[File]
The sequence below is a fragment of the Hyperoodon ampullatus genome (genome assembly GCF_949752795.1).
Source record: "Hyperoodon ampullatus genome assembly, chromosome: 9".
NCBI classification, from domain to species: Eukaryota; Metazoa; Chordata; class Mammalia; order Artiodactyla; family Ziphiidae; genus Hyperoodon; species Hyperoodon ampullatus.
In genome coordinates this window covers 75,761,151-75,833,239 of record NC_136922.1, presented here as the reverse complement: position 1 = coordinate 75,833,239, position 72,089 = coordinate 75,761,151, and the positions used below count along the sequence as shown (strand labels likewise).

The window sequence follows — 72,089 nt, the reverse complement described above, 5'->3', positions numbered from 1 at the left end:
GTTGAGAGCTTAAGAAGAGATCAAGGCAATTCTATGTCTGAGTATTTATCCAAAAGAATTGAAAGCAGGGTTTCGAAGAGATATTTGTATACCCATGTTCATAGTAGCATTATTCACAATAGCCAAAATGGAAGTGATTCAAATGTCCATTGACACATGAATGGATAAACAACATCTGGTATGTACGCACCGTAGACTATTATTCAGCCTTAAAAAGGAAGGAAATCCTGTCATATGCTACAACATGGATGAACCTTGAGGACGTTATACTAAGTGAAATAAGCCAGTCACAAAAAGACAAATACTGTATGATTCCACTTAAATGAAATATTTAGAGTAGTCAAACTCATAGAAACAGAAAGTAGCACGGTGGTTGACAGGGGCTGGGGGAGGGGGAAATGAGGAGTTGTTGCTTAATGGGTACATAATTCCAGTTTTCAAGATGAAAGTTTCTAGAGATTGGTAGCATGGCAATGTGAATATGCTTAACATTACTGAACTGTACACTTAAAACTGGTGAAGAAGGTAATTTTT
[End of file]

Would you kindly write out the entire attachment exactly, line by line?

The sequence below is a fragment of the Hyperoodon ampullatus genome (genome assembly GCF_949752795.1).
Source record: "Hyperoodon ampullatus genome assembly, chromosome: 9".
NCBI classification, from domain to species: Eukaryota; Metazoa; Chordata; class Mammalia; order Artiodactyla; family Ziphiidae; genus Hyperoodon; species Hyperoodon ampullatus.
In genome coordinates this window covers 75,761,151-75,833,239 of record NC_136922.1, presented here as the reverse complement: position 1 = coordinate 75,833,239, position 72,089 = coordinate 75,761,151, and the positions used below count along the sequence as shown (strand labels likewise).

The window sequence follows — 72,089 nt, the reverse complement described above, 5'->3', positions numbered from 1 at the left end:
GTTGAGAGCTTAAGAAGAGATCAAGGCAATTCTATGTCTGAGTATTTATCCAAAAGAATTGAAAGCAGGGTTTCGAAGAGATATTTGTATACCCATGTTCATAGTAGCATTATTCACAATAGCCAAAATGGAAGTGATTCAAATGTCCATTGACACATGAATGGATAAACAACATCTGGTATGTACGCACCGTAGACTATTATTCAGCCTTAAAAAGGAAGGAAATCCTGTCATATGCTACAACATGGATGAACCTTGAGGACGTTATACTAAGTGAAATAAGCCAGTCACAAAAAGACAAATACTGTATGATTCCACTTAAATGAAATATTTAGAGTAGTCAAACTCATAGAAACAGAAAGTAGCACGGTGGTTGACAGGGGCTGGGGGAGGGGGAAATGAGGAGTTGTTGCTTAATGGGTACATAATTCCAGTTTTCAAGATGAAAGTTTCTAGAGATTGGTAGCATGGCAATGTGAATATGCTTAACATTACTGAACTGTACACTTAAAACTGGTGAAGAAGGTAATTTTT